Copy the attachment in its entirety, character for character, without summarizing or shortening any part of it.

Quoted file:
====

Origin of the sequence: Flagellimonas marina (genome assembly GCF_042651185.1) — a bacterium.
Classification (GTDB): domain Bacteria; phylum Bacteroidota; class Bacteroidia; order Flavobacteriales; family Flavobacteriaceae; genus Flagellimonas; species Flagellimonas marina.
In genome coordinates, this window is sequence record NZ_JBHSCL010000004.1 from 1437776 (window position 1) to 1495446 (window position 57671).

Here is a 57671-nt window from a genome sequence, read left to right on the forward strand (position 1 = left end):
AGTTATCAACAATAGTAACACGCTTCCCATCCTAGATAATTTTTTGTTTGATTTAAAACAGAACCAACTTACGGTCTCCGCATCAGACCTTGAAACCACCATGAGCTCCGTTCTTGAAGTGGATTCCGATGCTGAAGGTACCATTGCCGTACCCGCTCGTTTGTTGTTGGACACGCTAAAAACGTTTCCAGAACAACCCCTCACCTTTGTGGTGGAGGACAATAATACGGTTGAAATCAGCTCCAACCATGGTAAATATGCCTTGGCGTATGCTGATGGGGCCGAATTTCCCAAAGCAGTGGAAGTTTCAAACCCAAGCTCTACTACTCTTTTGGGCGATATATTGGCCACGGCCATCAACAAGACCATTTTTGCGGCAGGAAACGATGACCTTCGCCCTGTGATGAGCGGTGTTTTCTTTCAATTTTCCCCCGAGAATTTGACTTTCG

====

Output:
Origin of the sequence: Flagellimonas marina (genome assembly GCF_042651185.1) — a bacterium.
Classification (GTDB): domain Bacteria; phylum Bacteroidota; class Bacteroidia; order Flavobacteriales; family Flavobacteriaceae; genus Flagellimonas; species Flagellimonas marina.
In genome coordinates, this window is sequence record NZ_JBHSCL010000004.1 from 1437776 (window position 1) to 1495446 (window position 57671).

Here is a 57671-nt window from a genome sequence, read left to right on the forward strand (position 1 = left end):
AGTTATCAACAATAGTAACACGCTTCCCATCCTAGATAATTTTTTGTTTGATTTAAAACAGAACCAACTTACGGTCTCCGCATCAGACCTTGAAACCACCATGAGCTCCGTTCTTGAAGTGGATTCCGATGCTGAAGGTACCATTGCCGTACCCGCTCGTTTGTTGTTGGACACGCTAAAAACGTTTCCAGAACAACCCCTCACCTTTGTGGTGGAGGACAATAATACGGTTGAAATCAGCTCCAACCATGGTAAATATGCCTTGGCGTATGCTGATGGGGCCGAATTTCCCAAAGCAGTGGAAGTTTCAAACCCAAGCTCTACTACTCTTTTGGGCGATATATTGGCCACGGCCATCAACAAGACCATTTTTGCGGCAGGAAACGATGACCTTCGCCCTGTGATGAGCGGTGTTTTCTTTCAATTTTCCCCCGAGAATTTGACTTTCG